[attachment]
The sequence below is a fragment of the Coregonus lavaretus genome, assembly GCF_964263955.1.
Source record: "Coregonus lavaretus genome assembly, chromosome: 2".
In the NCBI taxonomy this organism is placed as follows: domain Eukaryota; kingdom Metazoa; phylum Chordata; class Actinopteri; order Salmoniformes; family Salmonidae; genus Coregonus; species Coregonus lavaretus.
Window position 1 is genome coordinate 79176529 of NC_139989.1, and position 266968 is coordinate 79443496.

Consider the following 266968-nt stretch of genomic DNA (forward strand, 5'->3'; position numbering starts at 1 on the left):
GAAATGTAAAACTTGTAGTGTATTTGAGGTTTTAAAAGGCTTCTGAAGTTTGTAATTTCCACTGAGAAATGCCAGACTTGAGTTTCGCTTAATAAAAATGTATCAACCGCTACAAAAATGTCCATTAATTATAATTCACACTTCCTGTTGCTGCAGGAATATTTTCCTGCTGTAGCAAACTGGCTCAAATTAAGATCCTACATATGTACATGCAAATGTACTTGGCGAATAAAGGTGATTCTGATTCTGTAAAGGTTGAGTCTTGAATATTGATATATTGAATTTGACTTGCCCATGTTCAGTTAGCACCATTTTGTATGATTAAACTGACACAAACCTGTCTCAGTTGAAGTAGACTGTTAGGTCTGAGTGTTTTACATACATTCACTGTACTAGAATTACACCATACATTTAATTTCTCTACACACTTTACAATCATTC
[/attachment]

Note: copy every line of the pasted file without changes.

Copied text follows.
The sequence below is a fragment of the Coregonus lavaretus genome, assembly GCF_964263955.1.
Source record: "Coregonus lavaretus genome assembly, chromosome: 2".
In the NCBI taxonomy this organism is placed as follows: domain Eukaryota; kingdom Metazoa; phylum Chordata; class Actinopteri; order Salmoniformes; family Salmonidae; genus Coregonus; species Coregonus lavaretus.
Window position 1 is genome coordinate 79176529 of NC_139989.1, and position 266968 is coordinate 79443496.

Consider the following 266968-nt stretch of genomic DNA (forward strand, 5'->3'; position numbering starts at 1 on the left):
GAAATGTAAAACTTGTAGTGTATTTGAGGTTTTAAAAGGCTTCTGAAGTTTGTAATTTCCACTGAGAAATGCCAGACTTGAGTTTCGCTTAATAAAAATGTATCAACCGCTACAAAAATGTCCATTAATTATAATTCACACTTCCTGTTGCTGCAGGAATATTTTCCTGCTGTAGCAAACTGGCTCAAATTAAGATCCTACATATGTACATGCAAATGTACTTGGCGAATAAAGGTGATTCTGATTCTGTAAAGGTTGAGTCTTGAATATTGATATATTGAATTTGACTTGCCCATGTTCAGTTAGCACCATTTTGTATGATTAAACTGACACAAACCTGTCTCAGTTGAAGTAGACTGTTAGGTCTGAGTGTTTTACATACATTCACTGTACTAGAATTACACCATACATTTAATTTCTCTACACACTTTACAATCATTC